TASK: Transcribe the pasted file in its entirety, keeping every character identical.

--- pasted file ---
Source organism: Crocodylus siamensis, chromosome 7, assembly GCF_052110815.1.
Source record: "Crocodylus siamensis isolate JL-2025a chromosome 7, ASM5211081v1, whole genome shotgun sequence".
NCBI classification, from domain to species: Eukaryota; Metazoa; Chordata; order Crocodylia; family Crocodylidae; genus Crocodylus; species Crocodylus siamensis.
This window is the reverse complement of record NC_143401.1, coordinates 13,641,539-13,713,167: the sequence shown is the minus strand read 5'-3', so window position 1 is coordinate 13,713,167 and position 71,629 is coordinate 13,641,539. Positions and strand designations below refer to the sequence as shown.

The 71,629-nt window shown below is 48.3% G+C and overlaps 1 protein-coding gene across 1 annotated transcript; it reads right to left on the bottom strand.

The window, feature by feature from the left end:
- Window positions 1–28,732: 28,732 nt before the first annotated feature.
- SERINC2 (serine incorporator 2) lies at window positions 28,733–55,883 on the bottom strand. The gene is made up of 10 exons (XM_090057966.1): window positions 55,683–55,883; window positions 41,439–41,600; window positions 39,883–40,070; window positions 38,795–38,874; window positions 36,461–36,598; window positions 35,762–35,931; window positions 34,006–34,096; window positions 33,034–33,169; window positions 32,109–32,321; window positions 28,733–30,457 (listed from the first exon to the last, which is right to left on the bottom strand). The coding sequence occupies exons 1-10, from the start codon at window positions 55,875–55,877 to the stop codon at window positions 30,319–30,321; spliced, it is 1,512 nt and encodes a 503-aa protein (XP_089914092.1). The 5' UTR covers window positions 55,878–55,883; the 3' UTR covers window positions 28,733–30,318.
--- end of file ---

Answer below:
Source organism: Crocodylus siamensis, chromosome 7, assembly GCF_052110815.1.
Source record: "Crocodylus siamensis isolate JL-2025a chromosome 7, ASM5211081v1, whole genome shotgun sequence".
NCBI classification, from domain to species: Eukaryota; Metazoa; Chordata; order Crocodylia; family Crocodylidae; genus Crocodylus; species Crocodylus siamensis.
This window is the reverse complement of record NC_143401.1, coordinates 13,641,539-13,713,167: the sequence shown is the minus strand read 5'-3', so window position 1 is coordinate 13,713,167 and position 71,629 is coordinate 13,641,539. Positions and strand designations below refer to the sequence as shown.

The 71,629-nt window shown below is 48.3% G+C and overlaps 1 protein-coding gene across 1 annotated transcript; it reads right to left on the bottom strand.

The window, feature by feature from the left end:
- Window positions 1–28,732: 28,732 nt before the first annotated feature.
- SERINC2 (serine incorporator 2) lies at window positions 28,733–55,883 on the bottom strand. The gene is made up of 10 exons (XM_090057966.1): window positions 55,683–55,883; window positions 41,439–41,600; window positions 39,883–40,070; window positions 38,795–38,874; window positions 36,461–36,598; window positions 35,762–35,931; window positions 34,006–34,096; window positions 33,034–33,169; window positions 32,109–32,321; window positions 28,733–30,457 (listed from the first exon to the last, which is right to left on the bottom strand). The coding sequence occupies exons 1-10, from the start codon at window positions 55,875–55,877 to the stop codon at window positions 30,319–30,321; spliced, it is 1,512 nt and encodes a 503-aa protein (XP_089914092.1). The 5' UTR covers window positions 55,878–55,883; the 3' UTR covers window positions 28,733–30,318.